Dr. Ishmael Togamae spends a lot longer with some of his patients than most primary care doctors. He runs the weekly refugee clinic at the Mid County Health Center. Lately, that has meant long conversations with patients through a phone translation service. It also means seeing patients who have been through a great deal before they were able to make it to the U.S. Dr. Togamae joins us to talk about how he and his colleagues are preparing for an influx of refugees from Afghanistan.
This transcript was created by a computer and edited by a volunteer.
Dave Miller: From the Gert Boyle Studio at OPB, this is Think Out Loud. I’m Dave Miller. More than a thousand refugees from Afghanistan could be coming to Oregon in the next few months. No matter where they come from, every refugee who arrives in the US has to get a mandatory health screening. In Multnomah County those happen at the Mid County Health Center in outer southeast Portland. Dr. Ishmael Togamae is the Lead Provider for the refugee clinic. He joins us now to talk about his work. Welcome to TOL.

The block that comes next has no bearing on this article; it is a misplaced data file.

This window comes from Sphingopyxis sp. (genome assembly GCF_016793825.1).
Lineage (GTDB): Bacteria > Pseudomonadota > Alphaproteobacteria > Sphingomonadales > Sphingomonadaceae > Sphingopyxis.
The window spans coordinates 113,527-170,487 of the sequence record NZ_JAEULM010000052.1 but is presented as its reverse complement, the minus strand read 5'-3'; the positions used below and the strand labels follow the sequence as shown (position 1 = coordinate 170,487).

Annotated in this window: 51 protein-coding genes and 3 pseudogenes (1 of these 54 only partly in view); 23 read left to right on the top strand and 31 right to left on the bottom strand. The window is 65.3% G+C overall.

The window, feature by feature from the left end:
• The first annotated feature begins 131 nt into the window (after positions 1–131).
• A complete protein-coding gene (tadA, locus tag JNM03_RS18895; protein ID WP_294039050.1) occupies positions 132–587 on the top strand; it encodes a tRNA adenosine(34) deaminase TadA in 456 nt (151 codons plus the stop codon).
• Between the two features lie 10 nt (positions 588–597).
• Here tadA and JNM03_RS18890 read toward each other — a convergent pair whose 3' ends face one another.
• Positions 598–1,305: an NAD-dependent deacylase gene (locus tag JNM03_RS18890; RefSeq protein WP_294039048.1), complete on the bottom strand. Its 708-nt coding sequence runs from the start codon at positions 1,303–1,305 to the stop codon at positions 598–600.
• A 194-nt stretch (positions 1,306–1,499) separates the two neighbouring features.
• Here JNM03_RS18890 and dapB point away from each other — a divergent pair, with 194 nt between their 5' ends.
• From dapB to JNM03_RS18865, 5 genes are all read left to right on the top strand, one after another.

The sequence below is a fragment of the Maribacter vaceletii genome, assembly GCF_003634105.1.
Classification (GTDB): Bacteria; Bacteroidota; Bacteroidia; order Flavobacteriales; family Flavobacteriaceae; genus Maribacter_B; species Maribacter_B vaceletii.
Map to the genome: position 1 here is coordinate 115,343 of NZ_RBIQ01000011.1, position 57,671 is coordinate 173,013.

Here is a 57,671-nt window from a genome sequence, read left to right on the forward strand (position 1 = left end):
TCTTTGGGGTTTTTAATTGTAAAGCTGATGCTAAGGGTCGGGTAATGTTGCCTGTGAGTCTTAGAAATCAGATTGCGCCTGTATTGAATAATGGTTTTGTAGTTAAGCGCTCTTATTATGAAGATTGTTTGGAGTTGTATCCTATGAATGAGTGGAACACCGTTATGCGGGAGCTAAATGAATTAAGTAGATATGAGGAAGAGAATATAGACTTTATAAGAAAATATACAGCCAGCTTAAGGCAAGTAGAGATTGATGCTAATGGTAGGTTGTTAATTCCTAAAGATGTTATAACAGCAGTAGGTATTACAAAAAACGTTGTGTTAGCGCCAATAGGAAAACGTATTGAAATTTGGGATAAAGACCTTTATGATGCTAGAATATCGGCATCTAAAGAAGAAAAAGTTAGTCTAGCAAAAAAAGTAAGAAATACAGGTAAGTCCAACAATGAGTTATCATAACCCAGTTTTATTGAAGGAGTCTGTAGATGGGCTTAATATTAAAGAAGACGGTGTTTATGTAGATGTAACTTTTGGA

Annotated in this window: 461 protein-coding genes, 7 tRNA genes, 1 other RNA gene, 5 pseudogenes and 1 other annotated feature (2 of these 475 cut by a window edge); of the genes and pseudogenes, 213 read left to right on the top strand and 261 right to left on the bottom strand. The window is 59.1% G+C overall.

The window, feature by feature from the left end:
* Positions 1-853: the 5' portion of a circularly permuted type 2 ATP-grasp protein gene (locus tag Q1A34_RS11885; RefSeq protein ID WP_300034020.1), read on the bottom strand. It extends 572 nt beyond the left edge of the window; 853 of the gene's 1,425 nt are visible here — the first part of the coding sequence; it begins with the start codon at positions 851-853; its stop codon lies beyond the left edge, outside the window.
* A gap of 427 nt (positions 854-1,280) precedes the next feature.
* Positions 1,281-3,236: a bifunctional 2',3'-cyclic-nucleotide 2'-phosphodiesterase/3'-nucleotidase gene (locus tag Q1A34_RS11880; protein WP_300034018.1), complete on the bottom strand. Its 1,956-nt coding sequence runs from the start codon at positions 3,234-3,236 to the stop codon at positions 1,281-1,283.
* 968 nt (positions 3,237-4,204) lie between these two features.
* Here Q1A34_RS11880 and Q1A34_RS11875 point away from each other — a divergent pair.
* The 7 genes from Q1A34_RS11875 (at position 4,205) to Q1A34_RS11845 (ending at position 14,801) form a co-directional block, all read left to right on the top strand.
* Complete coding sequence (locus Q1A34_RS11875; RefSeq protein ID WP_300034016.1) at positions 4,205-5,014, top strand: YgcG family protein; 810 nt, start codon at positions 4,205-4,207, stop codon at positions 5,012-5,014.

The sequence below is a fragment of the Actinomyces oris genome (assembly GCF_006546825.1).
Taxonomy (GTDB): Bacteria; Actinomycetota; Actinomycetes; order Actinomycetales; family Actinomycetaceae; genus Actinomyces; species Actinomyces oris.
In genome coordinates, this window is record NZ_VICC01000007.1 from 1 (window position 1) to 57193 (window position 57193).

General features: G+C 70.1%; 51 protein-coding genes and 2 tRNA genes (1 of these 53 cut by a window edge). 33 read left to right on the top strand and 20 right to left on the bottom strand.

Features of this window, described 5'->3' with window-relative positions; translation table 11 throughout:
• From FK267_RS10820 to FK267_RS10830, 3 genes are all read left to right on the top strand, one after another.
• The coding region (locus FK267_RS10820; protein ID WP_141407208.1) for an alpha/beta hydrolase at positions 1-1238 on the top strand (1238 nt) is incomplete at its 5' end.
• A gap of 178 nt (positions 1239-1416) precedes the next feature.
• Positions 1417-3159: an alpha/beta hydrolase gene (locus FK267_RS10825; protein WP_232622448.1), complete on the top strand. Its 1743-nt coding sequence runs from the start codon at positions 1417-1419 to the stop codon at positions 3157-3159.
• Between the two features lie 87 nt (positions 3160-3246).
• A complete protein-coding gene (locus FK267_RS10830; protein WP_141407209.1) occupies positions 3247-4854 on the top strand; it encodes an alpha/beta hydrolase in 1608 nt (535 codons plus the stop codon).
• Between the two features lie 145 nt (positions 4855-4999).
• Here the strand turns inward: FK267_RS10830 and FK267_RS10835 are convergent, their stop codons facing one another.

Ishmael Togamae: Thank you Dave, for having us on a show for this refugee clinic.
Miller: Can you tell us what happens in general at these required health screenings? This is something that the federal government says you have to do. What happens?
Togamae: Our goal here in the refugee clinic is to integrate these new folks into our system, address the health issues. Not only that, but to keep the general or local population against, you know, infectious disease that they might come with. That’s the overall goal that we have in this clinic. With that in mind, we do have systems in place. When the patients or when these clients come in, they go through these systems that we have in place.
Miller: What kinds of health issues do you see most often?
Togamae: The majority of the time with our African refugee population, we see these individuals primarily with behavioral issues, like post-traumatic stress disorder, anxiety. Some of them, they’re coming in from [a] war-torn country. They also have depression, having difficulty with sleeping. In addition to that, they also have other medical conditions, chronic medical conditions like high blood pressure. Some of them have diabetes and all that.
Miller: But as you led with PTSD, with anxiety, with depression, with behavioral health issues, are there services you can connect them to for mental health needs in addition to physical ones?